From the hospital, Yelistratova explained, “there was a piece of wood on the road. I didn’t see it and lost the handlebars. My bones are OK and so, luckily, are the nerves, but there is a really deep wound in the biceps up to the nerves and the repair has lots of stitches. I need to stay positive because I really need and really want the fastest recovery. Realistically, it looks like October will be the time for a comeback.” For Yelistratova this is a major setback. Last year and indeed in previous years, she has been one of the most consistent athletes on the European circuit and has used so many ETU and ITU races to boost her points. Last year’s winner in Madrid of the ETU Final, she will have to sit this dance out. “Though I'm sad the most because of missing so many good races, points and opportunities... At the same time I'll do all possible for the fastest recovery.”
So the women’s race, with so few competitors, but with so much drama, was over and as the wind dropped, it was the turn of the men to show the gathering crowds of downtown Kyiv just what triathlon is all about.
Before the race some of the visiting athletes had a chance to explore the city. All were impressed. Denis Jaeger, ETU Vice-President, summed it up for them all, “Kiev, une ville et des gens surprenants et attachants, qui méritent d'être mieux connus. Je reviendrai. Kiev, the city and people, surprising and endearing, who deserve to be better known. I'll be back.”
With the sound system now working better and with bigger crowds to see the athlete introduction, the athletes were called to the quayside for the start. The now famous heartbeat started, the tension rose and they were off. With less wind the swim was a little faster but a navigation error by the lead pack added time to their 1,500m swim.
First out of the water was Oleksiy Syutkin UKR. Close behind were Yegor Martynenko UKR, Danylo Sapunov UKR, Luca Facchinetti ITA, Anton Vitolin UKR, Ron Lewinsohn ISR, Ivan Pistol UKR, Patrick Rhyner SUI and Alexis Lepage CAN.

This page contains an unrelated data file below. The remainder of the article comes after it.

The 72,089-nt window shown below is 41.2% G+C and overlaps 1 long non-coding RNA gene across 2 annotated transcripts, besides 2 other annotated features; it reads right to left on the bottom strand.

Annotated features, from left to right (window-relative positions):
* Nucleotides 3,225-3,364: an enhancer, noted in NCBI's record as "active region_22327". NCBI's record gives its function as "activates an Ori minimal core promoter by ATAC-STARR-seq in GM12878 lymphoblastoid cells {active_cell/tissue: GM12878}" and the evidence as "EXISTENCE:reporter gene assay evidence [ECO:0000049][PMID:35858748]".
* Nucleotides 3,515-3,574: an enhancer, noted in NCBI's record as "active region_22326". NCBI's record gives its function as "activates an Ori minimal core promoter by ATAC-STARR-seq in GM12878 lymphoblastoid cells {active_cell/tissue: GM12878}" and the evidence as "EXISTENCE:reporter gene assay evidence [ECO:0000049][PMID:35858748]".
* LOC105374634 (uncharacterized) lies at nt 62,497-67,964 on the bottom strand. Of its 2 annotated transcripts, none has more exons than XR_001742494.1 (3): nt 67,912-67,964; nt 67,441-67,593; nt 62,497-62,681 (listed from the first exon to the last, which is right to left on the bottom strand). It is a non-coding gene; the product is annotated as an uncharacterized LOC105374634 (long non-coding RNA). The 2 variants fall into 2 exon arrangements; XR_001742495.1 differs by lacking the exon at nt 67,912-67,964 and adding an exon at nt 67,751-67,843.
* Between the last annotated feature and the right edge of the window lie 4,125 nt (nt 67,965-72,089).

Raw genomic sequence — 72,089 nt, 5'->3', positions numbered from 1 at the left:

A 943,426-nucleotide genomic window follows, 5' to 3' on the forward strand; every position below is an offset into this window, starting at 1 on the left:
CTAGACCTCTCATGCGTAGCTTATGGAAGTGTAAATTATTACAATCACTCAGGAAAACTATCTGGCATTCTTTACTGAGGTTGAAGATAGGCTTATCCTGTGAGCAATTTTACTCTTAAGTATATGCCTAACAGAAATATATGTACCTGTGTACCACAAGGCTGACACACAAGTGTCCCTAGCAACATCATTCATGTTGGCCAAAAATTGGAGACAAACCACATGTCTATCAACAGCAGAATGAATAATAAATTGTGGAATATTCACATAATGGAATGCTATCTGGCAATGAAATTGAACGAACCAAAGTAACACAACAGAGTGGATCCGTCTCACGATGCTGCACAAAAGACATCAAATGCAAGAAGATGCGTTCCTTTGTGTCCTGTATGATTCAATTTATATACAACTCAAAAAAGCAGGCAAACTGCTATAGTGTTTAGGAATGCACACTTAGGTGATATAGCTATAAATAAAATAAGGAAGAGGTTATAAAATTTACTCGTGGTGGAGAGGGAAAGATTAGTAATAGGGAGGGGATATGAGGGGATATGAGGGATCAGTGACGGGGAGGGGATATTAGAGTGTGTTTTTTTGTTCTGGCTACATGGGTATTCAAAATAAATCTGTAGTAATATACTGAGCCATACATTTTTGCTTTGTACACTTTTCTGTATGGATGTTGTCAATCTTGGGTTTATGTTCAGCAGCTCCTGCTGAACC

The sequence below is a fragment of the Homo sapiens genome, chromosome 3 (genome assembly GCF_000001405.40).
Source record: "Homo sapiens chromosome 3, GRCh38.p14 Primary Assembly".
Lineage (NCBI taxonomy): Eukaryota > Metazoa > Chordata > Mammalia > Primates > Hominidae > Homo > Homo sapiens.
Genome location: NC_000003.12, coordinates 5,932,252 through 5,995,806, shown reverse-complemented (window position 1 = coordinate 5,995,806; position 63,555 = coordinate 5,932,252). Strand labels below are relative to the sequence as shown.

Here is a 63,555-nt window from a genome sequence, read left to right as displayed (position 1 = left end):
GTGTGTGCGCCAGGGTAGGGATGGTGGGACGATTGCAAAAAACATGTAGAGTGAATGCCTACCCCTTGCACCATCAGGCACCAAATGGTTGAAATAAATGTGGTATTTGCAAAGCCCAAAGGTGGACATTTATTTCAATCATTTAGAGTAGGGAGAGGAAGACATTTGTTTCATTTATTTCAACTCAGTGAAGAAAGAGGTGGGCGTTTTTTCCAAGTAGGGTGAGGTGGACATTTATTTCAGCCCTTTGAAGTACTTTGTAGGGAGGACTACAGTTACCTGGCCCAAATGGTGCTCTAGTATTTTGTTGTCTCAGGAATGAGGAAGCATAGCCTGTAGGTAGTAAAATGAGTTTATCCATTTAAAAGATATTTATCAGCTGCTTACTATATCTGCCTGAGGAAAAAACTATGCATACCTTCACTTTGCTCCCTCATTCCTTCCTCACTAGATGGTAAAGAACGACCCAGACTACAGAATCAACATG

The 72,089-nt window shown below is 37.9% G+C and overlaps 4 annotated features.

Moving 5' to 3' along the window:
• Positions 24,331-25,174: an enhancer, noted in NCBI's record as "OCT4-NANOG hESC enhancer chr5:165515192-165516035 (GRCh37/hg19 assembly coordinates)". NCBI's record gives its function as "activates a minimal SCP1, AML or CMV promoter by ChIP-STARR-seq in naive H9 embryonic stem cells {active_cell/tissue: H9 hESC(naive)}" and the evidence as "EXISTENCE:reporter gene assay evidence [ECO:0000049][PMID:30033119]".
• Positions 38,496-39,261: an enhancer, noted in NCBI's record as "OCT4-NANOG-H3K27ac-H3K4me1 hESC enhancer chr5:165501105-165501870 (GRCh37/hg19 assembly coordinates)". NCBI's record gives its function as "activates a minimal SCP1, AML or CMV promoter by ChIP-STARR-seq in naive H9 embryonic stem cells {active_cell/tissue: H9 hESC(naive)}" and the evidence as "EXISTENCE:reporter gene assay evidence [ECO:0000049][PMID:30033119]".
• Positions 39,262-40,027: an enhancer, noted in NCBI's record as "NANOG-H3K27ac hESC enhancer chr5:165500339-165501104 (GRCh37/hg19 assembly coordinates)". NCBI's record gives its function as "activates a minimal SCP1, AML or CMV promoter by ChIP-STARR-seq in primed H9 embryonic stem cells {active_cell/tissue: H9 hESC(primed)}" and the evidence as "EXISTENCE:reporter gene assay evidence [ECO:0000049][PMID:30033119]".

It was the Canadian who ran to the end of T1 first after the long climb from the steps. Soon the group had bunched after the 180 degree turn that took them onto the road. We were treated to a big peloton of riders.
As the laps unfolded there were small groups trying to break away at the front.
Some of these were led by Lewinsohn, much to the delight of his parents who were cheering him along. Aliaksandr Vasilevich BLR, was strong at the front too.
Each lap had a sharp turn. With more than a dozen athletes in the lead pack, the two dead turns were always going to be spectacular but despite the congestion the athletes all negotiated these sharp turns with ease and skill.
The breakaways continued.
It was clear that from within this lead pack the winners would run for the podium. The run course in Kyiv looks easy but contains a huge climb on cobblestones that are over 150 years old.
It was on this hill last year that Martynenko lost out to Pedro Palma. This year it was going to be different. No Palma but, in that top group were Sapunov, keen to add to the family’s medal collection, Syutkin, keen to get a podium place as a special prize for his new baby and the visiting Canadian, Lepage and the young Swiss athletes Rhyner and Adrien Briffod SUI.
The 10k was run at breakneck speed. Martynenko opened a lead but, with Lepage and Briffod fighting it out only about 40m behind, could he keep the pace going? Sapunov dug deep and dug deeper but this was not to be his day. Syutkin flew for the first two laps but then his legs just “drained of energy”, he said later.
Further back, Omar Nour EGY, after a disappointing swim that saw him exit second last, had made up time on the bike and was cutting through the field.
As the pace increased, Martynenko held his lead and was never, on home soil, going to be beaten.
Behind him the two French-speaking athletes; one from Canada and one from Switzerland were battling for silver and gold. It was Briffod who finally had that extra gear. His best performance for a couple of years will give him a silver medal, points and cash and a great memory of Kyiv. Lepage settled for bronze but he too will go away from Kyiv richer for points, cash and experience.
As the Ukrainian national anthem rang out in Kontraktova Square, the many voices of the spectators joined together. In its own small way, this race showed people from outside Ukraine that, despite the political hotspots over to the east, life is trying to find its own normality again in the country. Thanks again to the organisers and to the Ukrainian Triathlon Federation for putting on the race and showing the people of Kyiv just how good our sport is.
Find more details about this event - 2015 Kyiv ETU Triathlon European Cup